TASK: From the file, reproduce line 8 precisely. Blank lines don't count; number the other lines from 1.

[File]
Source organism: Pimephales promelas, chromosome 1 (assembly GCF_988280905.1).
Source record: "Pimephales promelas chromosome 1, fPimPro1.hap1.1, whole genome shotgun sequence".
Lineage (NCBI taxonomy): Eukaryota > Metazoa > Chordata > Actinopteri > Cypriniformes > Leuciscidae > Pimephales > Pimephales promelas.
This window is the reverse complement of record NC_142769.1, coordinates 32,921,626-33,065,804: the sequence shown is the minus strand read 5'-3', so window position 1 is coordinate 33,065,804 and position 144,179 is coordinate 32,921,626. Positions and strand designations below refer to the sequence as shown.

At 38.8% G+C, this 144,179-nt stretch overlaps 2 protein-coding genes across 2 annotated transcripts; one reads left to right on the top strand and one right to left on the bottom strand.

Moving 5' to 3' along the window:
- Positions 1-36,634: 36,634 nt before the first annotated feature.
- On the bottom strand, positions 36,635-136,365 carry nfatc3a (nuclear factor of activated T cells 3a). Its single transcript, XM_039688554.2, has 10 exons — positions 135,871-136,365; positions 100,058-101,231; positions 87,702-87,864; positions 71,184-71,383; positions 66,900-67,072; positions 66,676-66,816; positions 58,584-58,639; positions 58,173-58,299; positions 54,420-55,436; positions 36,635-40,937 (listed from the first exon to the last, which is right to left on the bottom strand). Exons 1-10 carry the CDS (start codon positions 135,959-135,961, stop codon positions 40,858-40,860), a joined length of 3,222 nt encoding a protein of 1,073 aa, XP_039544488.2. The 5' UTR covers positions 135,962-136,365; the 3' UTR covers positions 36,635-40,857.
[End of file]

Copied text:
- On the bottom strand, positions 36,635-136,365 carry nfatc3a (nuclear factor of activated T cells 3a). Its single transcript, XM_039688554.2, has 10 exons — positions 135,871-136,365; positions 100,058-101,231; positions 87,702-87,864; positions 71,184-71,383; positions 66,900-67,072; positions 66,676-66,816; positions 58,584-58,639; positions 58,173-58,299; positions 54,420-55,436; positions 36,635-40,937 (listed from the first exon to the last, which is right to left on the bottom strand). Exons 1-10 carry the CDS (start codon positions 135,959-135,961, stop codon positions 40,858-40,860), a joined length of 3,222 nt encoding a protein of 1,073 aa, XP_039544488.2. The 5' UTR covers positions 135,962-136,365; the 3' UTR covers positions 36,635-40,857.